June 24, 2012

The first comprehensive analysis of the largest oil and gas investment boom on record reveals the industry’s $185 billion worth of new projects is delivering a major economic boost across Australia.

Commissioned by the Australian Petroleum Production & Exploration Association (APPEA) and produced by Deloitte Access Economics – Advancing Australia: Harnessing our comparative energy advantage – analyses the economy-wide effect of the industry’s expansion and outlines the policy framework needed to secure long-term benefits for all Australians.

APPEA Chief Executive David Byers said: “More than half of the liquefied natural gas (LNG) projects now under construction globally are Australian and the economic consequences of this are overwhelmingly positive for Australia.

“This report demonstrates how Australia’s gas industry has become a crucial driver of national prosperity. And rather than having dire impacts upon other industries, or being responsible for the ‘hollowing out’ of other sectors, the report shows the benefits of this enormous LNG investment flow far and wide.”

The oil and gas industry’s production profile directly and indirectly represents around 2.0 per cent of current GDP, with value added of about $28.3 billion in 2010-11 (based on total sales of $29.7 billion). Over the period to 2025, the sector’s economic contribution to the national economy will be driven by the rapid growth in installed capacity and is projected to double to around $65 billion in 2020 and $60 billion in 2025 (see Table below). In 2020, when production (on the basis of current and forthcoming capacity) and prices are expected to peak, the industry’s total economic contribution is projected to be around 3.5 per cent of the national economy.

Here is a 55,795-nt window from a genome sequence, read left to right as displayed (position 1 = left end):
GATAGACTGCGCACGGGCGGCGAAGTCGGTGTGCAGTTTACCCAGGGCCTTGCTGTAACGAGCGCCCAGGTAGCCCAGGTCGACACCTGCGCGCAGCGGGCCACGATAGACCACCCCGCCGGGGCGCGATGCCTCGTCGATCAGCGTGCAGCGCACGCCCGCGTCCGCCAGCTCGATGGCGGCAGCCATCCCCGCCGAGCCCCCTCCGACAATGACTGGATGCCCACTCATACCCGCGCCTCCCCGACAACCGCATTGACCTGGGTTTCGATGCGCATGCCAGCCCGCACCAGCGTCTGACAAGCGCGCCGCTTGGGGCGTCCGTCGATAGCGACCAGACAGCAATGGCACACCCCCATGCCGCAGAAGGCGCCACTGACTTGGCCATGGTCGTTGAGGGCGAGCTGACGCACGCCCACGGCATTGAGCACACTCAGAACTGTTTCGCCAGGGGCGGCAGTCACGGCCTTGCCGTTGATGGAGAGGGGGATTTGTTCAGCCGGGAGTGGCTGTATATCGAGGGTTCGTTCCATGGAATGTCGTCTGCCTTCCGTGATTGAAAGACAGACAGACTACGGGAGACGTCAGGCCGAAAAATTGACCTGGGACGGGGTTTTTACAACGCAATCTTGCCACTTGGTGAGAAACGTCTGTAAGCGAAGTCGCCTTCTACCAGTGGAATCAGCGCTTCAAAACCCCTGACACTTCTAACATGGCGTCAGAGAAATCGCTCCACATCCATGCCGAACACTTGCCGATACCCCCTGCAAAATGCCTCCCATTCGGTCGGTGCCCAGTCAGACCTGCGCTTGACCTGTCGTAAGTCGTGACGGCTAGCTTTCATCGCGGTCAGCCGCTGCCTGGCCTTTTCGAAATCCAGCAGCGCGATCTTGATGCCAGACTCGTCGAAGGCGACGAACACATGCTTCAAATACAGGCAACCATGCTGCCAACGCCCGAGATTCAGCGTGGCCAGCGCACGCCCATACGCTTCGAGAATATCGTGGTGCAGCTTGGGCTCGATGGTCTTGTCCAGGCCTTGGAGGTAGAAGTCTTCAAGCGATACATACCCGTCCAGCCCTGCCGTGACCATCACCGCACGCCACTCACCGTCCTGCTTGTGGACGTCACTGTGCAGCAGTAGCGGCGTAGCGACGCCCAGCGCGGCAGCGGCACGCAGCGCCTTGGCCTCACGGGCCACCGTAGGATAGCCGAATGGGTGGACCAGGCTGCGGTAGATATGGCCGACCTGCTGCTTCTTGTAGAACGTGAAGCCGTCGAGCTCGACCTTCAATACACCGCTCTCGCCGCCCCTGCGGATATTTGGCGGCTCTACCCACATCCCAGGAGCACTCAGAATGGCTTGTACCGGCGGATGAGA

To put this in perspective, the whole of the primary industry sector in Australia (agriculture, forestry, fishing and resources) accounts for 11.4 per cent Gross Value Added (GVA) to the Australian economy, meaning that in 2020 almost one-third of this GVA will come from oil and gas.

Forward economic contribution*

NPV

2011

2020

2025

Oil and gas
   Value added ($b)

420.0

28.3

64.7

60.1

   Direct value added ($b)

356.7

24.1

55.0

51.5

   Indirect value added   ($b)

63.3

4.3

9.8

9.1

   Direct value added,   share of GDP (%)

1.7

2.9

2.3

   Total value added,   share of GDP (%)

2.0

3.5

2.7

Exploration
   Value added ($b)

9.1

1.1

0.8

1.1

Total
   Value added ($b)

429.1

29.4

65.5

61.2

   Share of GDP (%)

2.1

3.5

2.8

* Deloitte Access Economics will also be undertaking modelling over a longer timeframe (to 2035) to incorporate the
20-plus years of production from these projects, the NPV of value-added from the industry will be even higher.  This additional modelling will be released in coming weeks.

 

The $185 billion worth of oil and gas projects (both under construction and at advanced stages of planning and approval) will have an enormous influence on economic activity, Mr Byers said.

“Separately, they represent some of the biggest projects ever undertaken in Australia; collectively, they account for around 35.4 per cent of all business investment. If all oil and gas investments are realised, they will comprise over 64 per cent of all committed investment in Australia.